“Welcome to Medical Staff! We hate to do this to you, but we all have to be at a meeting, so you’ll be the only one in the office for about 15-20 minutes. That won’t be a problem will it? Just take a message if the phone rings or someone comes in.”
This is what my Director greeted me with the very first day I walked into the Medical Staff Office on a Monday morning.
No tour around the office. Nothing.
The silence of the office was intimidating.
Not one to sit idle, I logged into my computer and answered as many emails as I could from my previous position. That took me all of 5 minutes.
Looking around the main office space, it was dark, dusty and mauve. VERY mauve. There were office cubicles with mauve walls. Coordinating pictures with mauve mattings. The office accessories – letter trays, staplers, tape dispensers – were all a dark plum/mauvish color.
I looked in the office kitchenette – there was a sink, refrigerator, microwave and coffee maker. All of which looked like it had been years since they had been cleaned. The cabinets were over-full with old supplies, a mish-mash collection that I recognized from the cafeteria, catered events, and home supplies.
There were plants in each area of the office – 3 large rooms, the kitchenette, and a private bathroom. The plants all appeared to be neglected and dying. The only place there weren’t any plants was in the separate, but attached, file room. Floor to ceiling revolving file cabinets, horizontal file cabinets and a copy machine filled this area. Each file drawer filled to overflowing. Cramped, crowded and stifling hot when the copy machine was in use (I later found that out).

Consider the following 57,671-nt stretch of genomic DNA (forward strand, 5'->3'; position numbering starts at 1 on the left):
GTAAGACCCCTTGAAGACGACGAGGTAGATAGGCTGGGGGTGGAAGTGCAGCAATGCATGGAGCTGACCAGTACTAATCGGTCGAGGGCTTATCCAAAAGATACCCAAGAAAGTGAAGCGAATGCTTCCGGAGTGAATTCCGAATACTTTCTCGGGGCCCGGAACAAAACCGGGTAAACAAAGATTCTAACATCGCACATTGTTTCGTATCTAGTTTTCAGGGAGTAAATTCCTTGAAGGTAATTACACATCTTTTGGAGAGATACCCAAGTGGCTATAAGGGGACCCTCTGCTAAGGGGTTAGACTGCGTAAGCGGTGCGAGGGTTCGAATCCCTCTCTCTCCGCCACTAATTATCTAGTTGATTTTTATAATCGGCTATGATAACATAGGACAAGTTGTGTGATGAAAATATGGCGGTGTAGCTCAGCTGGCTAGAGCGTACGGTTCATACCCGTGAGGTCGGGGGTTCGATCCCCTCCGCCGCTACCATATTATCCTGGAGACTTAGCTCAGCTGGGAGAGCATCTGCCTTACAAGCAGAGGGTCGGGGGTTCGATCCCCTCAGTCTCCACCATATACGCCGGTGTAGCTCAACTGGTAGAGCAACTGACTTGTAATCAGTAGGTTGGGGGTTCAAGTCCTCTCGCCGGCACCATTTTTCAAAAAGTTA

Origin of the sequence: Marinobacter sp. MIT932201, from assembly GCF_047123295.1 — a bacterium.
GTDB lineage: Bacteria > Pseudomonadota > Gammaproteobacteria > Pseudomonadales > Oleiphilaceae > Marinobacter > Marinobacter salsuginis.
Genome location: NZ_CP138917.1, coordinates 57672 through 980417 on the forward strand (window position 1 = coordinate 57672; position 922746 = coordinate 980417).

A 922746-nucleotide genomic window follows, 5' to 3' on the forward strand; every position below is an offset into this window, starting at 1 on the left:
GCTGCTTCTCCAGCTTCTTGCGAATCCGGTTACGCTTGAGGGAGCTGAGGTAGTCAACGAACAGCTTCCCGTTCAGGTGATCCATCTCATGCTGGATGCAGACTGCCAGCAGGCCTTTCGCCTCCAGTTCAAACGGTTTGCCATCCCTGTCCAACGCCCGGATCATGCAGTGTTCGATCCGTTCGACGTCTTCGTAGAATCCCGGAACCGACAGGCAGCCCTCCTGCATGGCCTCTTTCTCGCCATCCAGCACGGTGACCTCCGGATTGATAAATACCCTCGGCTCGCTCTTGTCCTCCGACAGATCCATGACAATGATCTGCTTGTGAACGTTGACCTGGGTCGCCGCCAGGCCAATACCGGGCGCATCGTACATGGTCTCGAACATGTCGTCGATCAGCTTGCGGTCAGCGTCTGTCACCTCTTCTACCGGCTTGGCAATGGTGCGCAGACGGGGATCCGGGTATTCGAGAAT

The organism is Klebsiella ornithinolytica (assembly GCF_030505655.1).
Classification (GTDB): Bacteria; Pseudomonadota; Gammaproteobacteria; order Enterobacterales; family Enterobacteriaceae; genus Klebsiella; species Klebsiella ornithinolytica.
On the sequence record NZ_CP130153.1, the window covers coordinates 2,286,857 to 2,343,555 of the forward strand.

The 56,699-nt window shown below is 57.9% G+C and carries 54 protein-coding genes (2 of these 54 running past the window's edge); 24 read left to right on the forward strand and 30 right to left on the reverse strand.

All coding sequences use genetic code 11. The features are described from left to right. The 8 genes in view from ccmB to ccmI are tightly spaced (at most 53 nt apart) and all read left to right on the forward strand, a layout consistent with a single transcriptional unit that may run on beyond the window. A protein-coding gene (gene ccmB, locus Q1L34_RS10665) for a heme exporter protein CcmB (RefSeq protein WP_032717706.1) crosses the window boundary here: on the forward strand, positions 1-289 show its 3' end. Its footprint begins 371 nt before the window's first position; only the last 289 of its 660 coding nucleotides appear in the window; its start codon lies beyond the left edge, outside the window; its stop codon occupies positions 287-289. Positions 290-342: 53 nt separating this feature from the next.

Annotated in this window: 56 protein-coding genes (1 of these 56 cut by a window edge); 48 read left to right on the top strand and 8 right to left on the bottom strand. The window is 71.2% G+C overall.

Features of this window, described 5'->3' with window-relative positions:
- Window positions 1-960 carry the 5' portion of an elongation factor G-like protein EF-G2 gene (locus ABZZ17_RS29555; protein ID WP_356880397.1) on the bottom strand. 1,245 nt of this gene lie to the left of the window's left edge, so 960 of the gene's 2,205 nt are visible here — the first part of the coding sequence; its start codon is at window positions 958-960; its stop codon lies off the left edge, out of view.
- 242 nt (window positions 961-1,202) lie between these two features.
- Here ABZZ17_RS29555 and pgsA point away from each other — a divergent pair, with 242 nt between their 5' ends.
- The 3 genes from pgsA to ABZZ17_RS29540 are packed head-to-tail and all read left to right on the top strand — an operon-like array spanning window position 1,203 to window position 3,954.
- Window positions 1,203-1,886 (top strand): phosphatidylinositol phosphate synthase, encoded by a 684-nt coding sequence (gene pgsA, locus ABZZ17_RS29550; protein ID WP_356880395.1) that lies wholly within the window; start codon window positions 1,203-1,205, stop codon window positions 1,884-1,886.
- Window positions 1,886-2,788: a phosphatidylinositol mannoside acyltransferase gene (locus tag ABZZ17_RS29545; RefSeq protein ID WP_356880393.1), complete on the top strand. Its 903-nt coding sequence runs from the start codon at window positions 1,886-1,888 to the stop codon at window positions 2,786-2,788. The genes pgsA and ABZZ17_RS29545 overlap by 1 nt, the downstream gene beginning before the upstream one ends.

The mauve continued into the middle office area and into the director’s office. There was a collection of furniture and decorations that seemed to be shoved in places to appear to be useful, but gave the areas a feeling of being cluttered.
In the entire area, there was only one window. Thankfully, it was right next to my work space. It provided a little light, but no view. It was made with glass blocks to ensure privacy. So I could see outside, but it was always distorted. That’s how I later came to view my job – distorted.
I don’t remember much from my first week in the Medical Staff Office – but I remember that first 15 minutes. They aren’t lying about first impressions. If I had been honest with myself, I would have known that my first impression of the office would have shown me the chaos I had agreed to enter.